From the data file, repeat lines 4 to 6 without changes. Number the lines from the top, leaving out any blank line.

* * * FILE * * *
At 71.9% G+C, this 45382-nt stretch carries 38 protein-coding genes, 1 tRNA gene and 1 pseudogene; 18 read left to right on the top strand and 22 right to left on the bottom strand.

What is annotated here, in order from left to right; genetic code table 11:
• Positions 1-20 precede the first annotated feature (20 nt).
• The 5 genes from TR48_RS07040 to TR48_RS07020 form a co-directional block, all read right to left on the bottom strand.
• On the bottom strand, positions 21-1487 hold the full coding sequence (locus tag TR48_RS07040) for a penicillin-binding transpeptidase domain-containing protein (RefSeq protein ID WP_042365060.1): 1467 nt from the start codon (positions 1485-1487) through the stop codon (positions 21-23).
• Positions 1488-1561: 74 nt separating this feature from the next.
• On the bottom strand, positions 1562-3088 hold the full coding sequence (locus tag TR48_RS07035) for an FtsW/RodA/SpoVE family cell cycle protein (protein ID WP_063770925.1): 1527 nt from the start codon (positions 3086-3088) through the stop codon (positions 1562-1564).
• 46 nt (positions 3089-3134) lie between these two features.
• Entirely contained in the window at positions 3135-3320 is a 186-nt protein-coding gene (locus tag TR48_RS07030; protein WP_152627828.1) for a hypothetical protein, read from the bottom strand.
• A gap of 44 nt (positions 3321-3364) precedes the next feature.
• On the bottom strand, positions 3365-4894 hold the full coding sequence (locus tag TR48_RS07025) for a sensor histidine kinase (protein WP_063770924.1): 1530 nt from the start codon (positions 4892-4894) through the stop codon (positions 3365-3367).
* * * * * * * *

• The 5 genes from TR48_RS07040 to TR48_RS07020 form a co-directional block, all read right to left on the bottom strand.
• On the bottom strand, positions 21-1487 hold the full coding sequence (locus tag TR48_RS07040) for a penicillin-binding transpeptidase domain-containing protein (RefSeq protein ID WP_042365060.1): 1467 nt from the start codon (positions 1485-1487) through the stop codon (positions 21-23).
• Positions 1488-1561: 74 nt separating this feature from the next.